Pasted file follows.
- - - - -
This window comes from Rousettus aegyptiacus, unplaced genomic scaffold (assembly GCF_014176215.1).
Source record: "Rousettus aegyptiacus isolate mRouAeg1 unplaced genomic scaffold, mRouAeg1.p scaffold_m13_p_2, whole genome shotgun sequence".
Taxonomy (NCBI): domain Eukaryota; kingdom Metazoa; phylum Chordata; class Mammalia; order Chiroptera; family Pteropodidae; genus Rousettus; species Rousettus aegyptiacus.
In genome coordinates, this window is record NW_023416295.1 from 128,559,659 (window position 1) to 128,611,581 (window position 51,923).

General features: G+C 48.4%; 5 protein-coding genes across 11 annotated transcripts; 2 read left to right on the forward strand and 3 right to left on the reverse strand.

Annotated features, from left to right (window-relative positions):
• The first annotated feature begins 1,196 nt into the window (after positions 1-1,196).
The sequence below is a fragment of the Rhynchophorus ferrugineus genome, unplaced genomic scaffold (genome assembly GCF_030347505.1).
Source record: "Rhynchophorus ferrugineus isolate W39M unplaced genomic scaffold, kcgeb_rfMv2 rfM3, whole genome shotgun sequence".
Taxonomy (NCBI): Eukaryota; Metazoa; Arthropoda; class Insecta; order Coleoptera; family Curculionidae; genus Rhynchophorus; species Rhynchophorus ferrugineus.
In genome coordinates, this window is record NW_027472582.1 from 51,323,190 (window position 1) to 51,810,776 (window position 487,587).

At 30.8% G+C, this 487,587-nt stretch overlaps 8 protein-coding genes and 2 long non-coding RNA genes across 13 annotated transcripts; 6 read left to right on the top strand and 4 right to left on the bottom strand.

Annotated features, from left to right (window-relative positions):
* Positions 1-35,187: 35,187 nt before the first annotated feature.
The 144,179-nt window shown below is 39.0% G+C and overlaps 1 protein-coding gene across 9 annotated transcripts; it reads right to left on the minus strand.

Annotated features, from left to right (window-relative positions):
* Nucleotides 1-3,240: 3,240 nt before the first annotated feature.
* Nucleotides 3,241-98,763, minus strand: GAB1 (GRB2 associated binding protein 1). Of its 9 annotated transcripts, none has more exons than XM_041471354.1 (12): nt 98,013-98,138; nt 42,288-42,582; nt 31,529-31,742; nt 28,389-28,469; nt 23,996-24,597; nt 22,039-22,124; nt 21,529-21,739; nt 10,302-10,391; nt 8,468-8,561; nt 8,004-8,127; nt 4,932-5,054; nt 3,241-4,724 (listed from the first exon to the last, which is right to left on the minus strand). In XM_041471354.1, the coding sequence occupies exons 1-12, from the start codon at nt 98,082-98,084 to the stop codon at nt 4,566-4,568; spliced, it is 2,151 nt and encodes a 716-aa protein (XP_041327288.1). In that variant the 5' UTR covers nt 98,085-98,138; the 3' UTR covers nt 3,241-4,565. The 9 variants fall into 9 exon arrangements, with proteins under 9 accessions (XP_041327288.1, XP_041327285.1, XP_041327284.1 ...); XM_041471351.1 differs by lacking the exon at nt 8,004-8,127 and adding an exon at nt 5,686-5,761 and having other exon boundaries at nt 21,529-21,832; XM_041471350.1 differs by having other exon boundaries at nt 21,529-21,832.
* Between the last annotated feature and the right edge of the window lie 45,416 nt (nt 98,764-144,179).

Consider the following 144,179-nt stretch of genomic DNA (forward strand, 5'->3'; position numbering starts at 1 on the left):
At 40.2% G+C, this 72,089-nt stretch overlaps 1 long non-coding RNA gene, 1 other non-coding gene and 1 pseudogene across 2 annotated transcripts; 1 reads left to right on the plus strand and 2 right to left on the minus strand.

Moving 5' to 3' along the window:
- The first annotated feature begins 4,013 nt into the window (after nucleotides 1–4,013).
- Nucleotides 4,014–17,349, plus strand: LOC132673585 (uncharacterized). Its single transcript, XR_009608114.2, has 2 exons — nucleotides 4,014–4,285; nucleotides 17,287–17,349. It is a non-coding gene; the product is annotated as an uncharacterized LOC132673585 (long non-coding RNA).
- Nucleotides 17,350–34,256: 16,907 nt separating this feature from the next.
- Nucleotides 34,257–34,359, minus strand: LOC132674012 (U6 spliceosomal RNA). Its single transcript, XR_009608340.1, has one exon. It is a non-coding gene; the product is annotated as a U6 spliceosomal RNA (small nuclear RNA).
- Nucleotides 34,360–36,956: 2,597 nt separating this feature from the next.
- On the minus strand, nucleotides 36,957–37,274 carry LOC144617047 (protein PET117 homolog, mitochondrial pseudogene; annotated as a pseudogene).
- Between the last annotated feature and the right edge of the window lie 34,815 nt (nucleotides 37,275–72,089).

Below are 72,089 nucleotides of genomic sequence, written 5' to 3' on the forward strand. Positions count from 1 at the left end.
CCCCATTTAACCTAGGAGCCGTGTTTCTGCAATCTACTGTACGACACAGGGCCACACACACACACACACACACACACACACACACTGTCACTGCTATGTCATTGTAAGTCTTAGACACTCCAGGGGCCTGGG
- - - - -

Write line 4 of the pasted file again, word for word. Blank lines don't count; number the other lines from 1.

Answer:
In genome coordinates, this window is record NW_023416295.1 from 128,559,659 (window position 1) to 128,611,581 (window position 51,923).